Zach Reinert and Ian Douglas Terry on Bringing the Crom Comedy Festival to Denver

For the past two years, the Crom Comedy Festival has drawn comedians from across the country to the frown-furrowed plains of Omaha. The festival's co-organizers, Zach Reinert and Ian Douglas Terry, have recently upgraded hometowns and decided to expand their annual festival while maintaining its original Nebraska base. Enter this weekend's Crom West, which fuses the best of Denver comedy — including festival editions of Too Much Fun!, Lucha Libre & Laughs, Cromaganda and Cromtoons & Comedy — with the national alternative scene exemplified by a trio of fest-capping showcases from headliners Aparna Nancherla, Guy Branum and Allen Strickland Williams. From its "Conan the Barbarian meets Tron" aesthetic of the posters to lineups packed with a murderer's row of rippers from near and far, Crom is definitely a welcome addition to the scene. Westword caught up with Terry and Reinert — who just held their third Crom Comedy Festival in Omaha this past weekend — to discuss the Crom West expansion and compare the Denver and Omaha comedy scenes.

Westword: How did the original Crom Comedy Festival begin, and when did you decide to expand westward?

Ian Douglas Terry: The first one was three years ago in Omaha. When we first started, it was basically because the Omaha scene had kinda blown up and we had so many people wanting to come to Omaha we decided, “Well, let’s have a festival.” Because we were bringing out like one L.A. comedian per month. Guys like Jake Weisman and Sean O’Connor. So we were like, “Okay,let’s get all of our friends together from Chicago, Denver and all these other places, bring them together and just have a fest.” So that was basically the genesis. There weren’t really any wild expectations. Zach and I just looked at the lineup for the first one, actually.

Zach Reinert
: It was tiny.

Terry: It was a killer lineup, but it was literally just four shows. Two shows in a row for two nights. And now it’s like two weekends in two different cities. It’s pretty insane.

So, after the first two years, you felt like you were really on to something?

Terry: Oh yeah. The first year, the shows went really well, but financially it wasn’t so great. That’s the way it goes with any first year of something. But people were really excited and comedians were hitting us up for the second year. Then in the second year, we broke even, which was amazing. So now, each year we try to make it a little bigger, but I think that Omaha’s reached as big as it can possibly be without getting ridiculous.

Reinert: Yeah, if you made it any bigger in Omaha you’d be asking too much from the people who live there.

Terry: Yeah, we keep having all these ideas about expanding to other venues, but we realize that no, it’s just perfect the way it is. Then with Denver, we kind of wanted to organize it so that each day would be in a different neighborhood, but scheduling just blew that out of the water.

I also noticed that you incorporated a lot of the Denver shows. You’ve got Cromtoon & Comedy, Lucha Libre & Laughs, Cromaganda and a bunch of other local shows, right?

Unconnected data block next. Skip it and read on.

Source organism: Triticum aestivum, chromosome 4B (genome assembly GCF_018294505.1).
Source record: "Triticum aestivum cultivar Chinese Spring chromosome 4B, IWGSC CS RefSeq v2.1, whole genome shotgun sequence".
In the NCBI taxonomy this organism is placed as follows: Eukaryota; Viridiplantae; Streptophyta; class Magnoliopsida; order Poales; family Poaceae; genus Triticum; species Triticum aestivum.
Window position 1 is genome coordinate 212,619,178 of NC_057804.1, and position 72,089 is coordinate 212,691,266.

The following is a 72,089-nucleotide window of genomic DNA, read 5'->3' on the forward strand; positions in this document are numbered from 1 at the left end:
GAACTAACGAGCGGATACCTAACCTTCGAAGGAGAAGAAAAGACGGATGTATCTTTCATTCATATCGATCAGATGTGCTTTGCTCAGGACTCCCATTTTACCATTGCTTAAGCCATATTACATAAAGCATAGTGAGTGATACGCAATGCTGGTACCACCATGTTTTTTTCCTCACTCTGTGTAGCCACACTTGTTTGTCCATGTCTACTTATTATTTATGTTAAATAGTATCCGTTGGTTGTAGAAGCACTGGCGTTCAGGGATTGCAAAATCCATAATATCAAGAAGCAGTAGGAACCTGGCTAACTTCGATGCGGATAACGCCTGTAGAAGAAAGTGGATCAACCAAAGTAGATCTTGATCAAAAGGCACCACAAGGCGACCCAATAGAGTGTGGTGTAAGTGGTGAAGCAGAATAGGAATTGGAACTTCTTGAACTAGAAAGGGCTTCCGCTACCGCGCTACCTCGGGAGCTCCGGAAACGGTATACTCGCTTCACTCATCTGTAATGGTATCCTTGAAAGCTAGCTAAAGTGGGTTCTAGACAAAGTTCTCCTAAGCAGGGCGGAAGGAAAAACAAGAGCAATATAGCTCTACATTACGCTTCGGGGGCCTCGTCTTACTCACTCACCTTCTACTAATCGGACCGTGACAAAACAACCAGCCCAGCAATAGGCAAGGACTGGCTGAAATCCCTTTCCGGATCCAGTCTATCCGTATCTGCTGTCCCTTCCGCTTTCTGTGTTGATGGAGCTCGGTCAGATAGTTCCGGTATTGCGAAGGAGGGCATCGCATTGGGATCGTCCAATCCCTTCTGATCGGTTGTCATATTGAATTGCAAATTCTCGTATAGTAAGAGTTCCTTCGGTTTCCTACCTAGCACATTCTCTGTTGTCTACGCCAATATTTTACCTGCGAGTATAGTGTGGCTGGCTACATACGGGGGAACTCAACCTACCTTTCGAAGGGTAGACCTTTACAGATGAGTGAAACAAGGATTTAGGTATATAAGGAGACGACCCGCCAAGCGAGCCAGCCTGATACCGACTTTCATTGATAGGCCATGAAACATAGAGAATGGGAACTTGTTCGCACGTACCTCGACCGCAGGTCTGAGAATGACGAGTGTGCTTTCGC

Terry: Oh, yeah, there’s a bunch. There’s Kevin O’Brien’s storytelling show.

Reinert: There’s Steve Vanderploeg’s show at Chain Reaction.

Terry: Mara Wiles is doing a brunch show, we're even doing Brent Gil''s show up in Boulder.  

Were those shows already going on that weekend, and you decided to just bring them into the Crom fold?

Terry: Yeah, for the most part. Except for Chain Reaction, that’s a special one-off just for Crom West. For the rest of them, though, the shows were all happening and we just realized that it would be silly to try and compete when we could just work together. It’s better for everybody if we just say, “Hey, here’s a bunch of awesome comedians for your show so you don’t have to do the work of booking them this month.” It was part of a conscious effort to incorporate as many Denver things as possible.

Reinert: That way everybody benefits from the situation.

It’s interesting that you have such a wide geographic distribution of shows. There are shows in different neighborhoods all over the city, even one up in Boulder. Whereas High Plains was basically all set in Baker, with pass-holders able to stumble between all the shows, you guys could conceivably have several different and unrelated crowds for each show. How’s that been going so far? Are you selling more passes or individual tickets for specific shows?

Reinert: We have no idea.

Terry: What I’ve learned —this is just from Omaha, this is our first one in Denver but I’m assuming it’s the same— if you check the numbers it’s always going to be way below what you expected.

Reinert: Last year, it was only like ten of the weekend passes that we sold ahead of time. And the festival was insane.

Terry: People just wait until the very last minute or day of.

Reinert: So checking is just giving yourself a panic attack for no reason.

Terry: We’ve had comedy shows in Omaha at the Waiting Room, Doug Benson performed there, and there were literally only 25 tickets sold before the day of the show. We thought we were screwed and then it completely sold out. Like 300 seats. It was ridiculous. So I haven’t kept my eye on the numbers. One of the things I’ve noticed about Denver that’s kind of fun, like with the Ratio Beerworks show, is that shows in different areas draw an entirely different crowd.

Reinert: Drawing a different crowd to every show is a lot harder to do in Omaha.

Terry: They definitely just have “the Omaha audience.” You’ll kind of get different people at each venue, but not enough where it’s worth concentrating on growing there.

So how have those Ratio Beerworks shows been going? They’re a pretty new endeavor, right?

Terry: We’ve only had one so far, with Adam Cayton-Holland headlining, and there were 100-plus people there. It’s awesome.

Reinert: Brewery shows are just insane. All these brewery shows just get a ridiculous turn-out. The trend of having shows at dive bars seems like it's being replaced by these cool new spaces because the small bars just aren't turning out crowds.